Golf equipment truths: How much distance can you expect from new clubs?
Illustration by Rami Niemi
Have a question about your golf equipment that you've always wondered about? Two of golf's most knowledgable gearheads are sharing their knowledge with you. Golf Digest's equipment editors, Mike Stachura and E. Michael Johnson, have covered the golf equipment business for decades, and there are few who know the equipment industry better. Every week, they will answer your questions in a weekly equipment round-up. Tweet them any equipment questions you have, and they might answer your questions next week. (Click here or here to ask them a question.)
Is there equipment that can gain back some of my distance? I’m 68 years old and lost 20 yards? —@hulzspike
Seeing how the two of us writing this column are in our mid-50s, we feel your pain. There are few things more dejecting in golf than no longer being able to carry that bunker at the corner of the dogleg or having to go up a club or two on a par 3. While equipment can never fully mitigate a 20-yard loss (Father Time always wins), making sure you’re optimizing your launch conditions can help. If you’re launching it too low or spinning it too much, that might be robbing you of distance, which you might be able to address by adjusting loft. Take that wrench out and fiddle with some different settings. A lighter shaft can add some swing speed, but it’s not a given it will produce a more efficient strike. (There is such a thing as too light.) A shorter driver could lead to more centerface contact for more distance, but we've also talked to golfers who are using longer-length clubs with a lighter shaft for added length—speaking to the importance of getting fit. In irons, if you’re still swinging heavy steel shafts, a lightweight steel or graphite option could help you gain back some distance in those clubs. Also, a number of irons released in recent years have much springier faces that can bring back yards. Are you going to find 20 yards? It depends how poorly fit your clubs are for you. There are—without question—yards to be gained through equipment, both in woods and irons.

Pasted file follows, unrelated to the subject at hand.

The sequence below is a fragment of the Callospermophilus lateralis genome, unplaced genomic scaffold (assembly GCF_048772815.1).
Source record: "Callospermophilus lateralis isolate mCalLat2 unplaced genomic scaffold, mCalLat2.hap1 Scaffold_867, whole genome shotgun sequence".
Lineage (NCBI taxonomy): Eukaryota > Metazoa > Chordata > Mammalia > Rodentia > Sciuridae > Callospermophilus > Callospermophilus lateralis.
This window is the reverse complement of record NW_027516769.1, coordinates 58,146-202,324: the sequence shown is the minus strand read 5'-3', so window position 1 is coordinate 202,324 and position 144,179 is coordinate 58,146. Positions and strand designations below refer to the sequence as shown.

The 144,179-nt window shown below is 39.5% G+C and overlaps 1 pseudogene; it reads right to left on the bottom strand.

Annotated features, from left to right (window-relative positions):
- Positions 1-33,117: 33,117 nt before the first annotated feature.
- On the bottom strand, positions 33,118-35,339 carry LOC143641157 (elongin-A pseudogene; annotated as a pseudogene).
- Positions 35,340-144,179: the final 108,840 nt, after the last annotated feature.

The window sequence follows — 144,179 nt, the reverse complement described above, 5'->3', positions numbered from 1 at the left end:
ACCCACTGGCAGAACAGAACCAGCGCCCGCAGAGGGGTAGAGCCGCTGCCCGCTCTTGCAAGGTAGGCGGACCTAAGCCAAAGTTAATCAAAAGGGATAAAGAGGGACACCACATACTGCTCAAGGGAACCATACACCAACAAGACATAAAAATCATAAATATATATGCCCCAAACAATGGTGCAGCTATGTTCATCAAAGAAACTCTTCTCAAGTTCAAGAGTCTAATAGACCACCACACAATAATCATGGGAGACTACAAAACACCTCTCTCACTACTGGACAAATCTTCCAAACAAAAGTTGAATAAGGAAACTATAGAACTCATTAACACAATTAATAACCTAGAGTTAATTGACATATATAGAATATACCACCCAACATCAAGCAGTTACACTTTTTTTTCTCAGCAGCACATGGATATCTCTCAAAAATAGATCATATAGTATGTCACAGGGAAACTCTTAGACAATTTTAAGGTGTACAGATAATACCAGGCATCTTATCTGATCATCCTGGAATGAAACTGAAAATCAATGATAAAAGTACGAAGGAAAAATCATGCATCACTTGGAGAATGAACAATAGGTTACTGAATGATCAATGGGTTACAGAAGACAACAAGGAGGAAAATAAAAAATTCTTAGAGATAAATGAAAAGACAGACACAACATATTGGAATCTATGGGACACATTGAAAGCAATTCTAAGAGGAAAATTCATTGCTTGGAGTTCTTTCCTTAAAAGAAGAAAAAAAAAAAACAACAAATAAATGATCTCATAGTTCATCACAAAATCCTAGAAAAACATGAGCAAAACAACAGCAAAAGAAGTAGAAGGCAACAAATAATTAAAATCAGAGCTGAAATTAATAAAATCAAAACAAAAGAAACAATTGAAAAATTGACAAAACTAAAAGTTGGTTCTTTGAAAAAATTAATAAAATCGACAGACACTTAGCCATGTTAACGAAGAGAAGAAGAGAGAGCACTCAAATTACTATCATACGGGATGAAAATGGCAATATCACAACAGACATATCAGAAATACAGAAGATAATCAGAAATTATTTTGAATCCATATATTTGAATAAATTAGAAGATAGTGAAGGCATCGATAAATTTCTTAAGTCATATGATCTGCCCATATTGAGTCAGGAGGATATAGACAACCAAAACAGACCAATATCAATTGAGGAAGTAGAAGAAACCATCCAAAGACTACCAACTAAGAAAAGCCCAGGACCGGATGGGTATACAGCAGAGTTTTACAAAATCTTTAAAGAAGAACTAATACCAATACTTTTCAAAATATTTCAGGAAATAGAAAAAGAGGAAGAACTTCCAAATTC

Are single-length irons worth a try?—@David Boettner
We recently spent some time at Cobra Golf talking about single-length irons and it does seem to be gaining some traction, not just in trial, but in satisfaction of those who have purchased them. Like any good idea, the first effort is rarely the best and you learn over time how to make it better. Single-length likely falls in that category. In fact, in the company’s latest King Forged Tec One Length offering, each iron has been designed to match the length (37.5 inches) and weight of a 7-iron. Weight has been added to the long irons to achieve this and removed from the short irons. Lie angles also have been adjusted with more upright lie angles in the long irons and slightly flatter in the short irons and wedges. The shafts also are lighter in the long irons to help assist launch while heavier wedge shafts promote control. These are key enhancements to address some previous concerns about One Length irons. Also, it is important to note that you don’t have to change your swing. You just have to swing each like you would a 7-iron. As for who is using them, the demographic is varied, with approximately half of One Length users being 15 handicap and lower with the other half above it. Age-wise, it’s trending slightly on the younger side, but 40 percent of One Length users are over 55 years old. According to the company, the satisfaction of those using One Length compared to their previous set is 87 percent. So worth a try? If the idea intrigues you, there’s no reason not to.
I'm looking to buy new irons as mine are 8 years old. How do I know where to start? Name? Looks? Reviews? —@SoTxFrog1
Well, obviously we’re going to point you to the Golf Digest Hot List as the perfect starting point. But before you consider the options, it’s important to take stock of your game. Are you a really good player in need of a new set (after eight years, new irons will definitely help every level of player), or are you a higher-handicapper who needs to address a particular weakness? (Improved height? More forgiveness?) That can help you narrow down which category you belong in. We break irons down into four categories: Players Irons, Players Distance, Game Improvement and Super Game Improvement. Take a look at some of the irons in those categories and figure out which sound like they match your game best. Then dig a little deeper into each and find three or four that interest you, or, quite frankly, fit your budget for new clubs.
After that it’s time to get some professional advice from either a clubfitter or a golf professional somewhat familiar with your game. As for name or looks, well, big brands are big brands for a reason—they usually make really good stuff and spend more on R&D, materials and manufacturing processes. Looks? Absolutely. A club might perform slightly better than others, but if you recoil in horror when you put it down at address, it probably won't be a match for the long haul. So if you eventually get on a launch monitor, the longest irons aren’t necessarily the ones for you. Be sure you like the look. Also be aware that not all 7-irons are the same loft, so be wary of distance gains from that.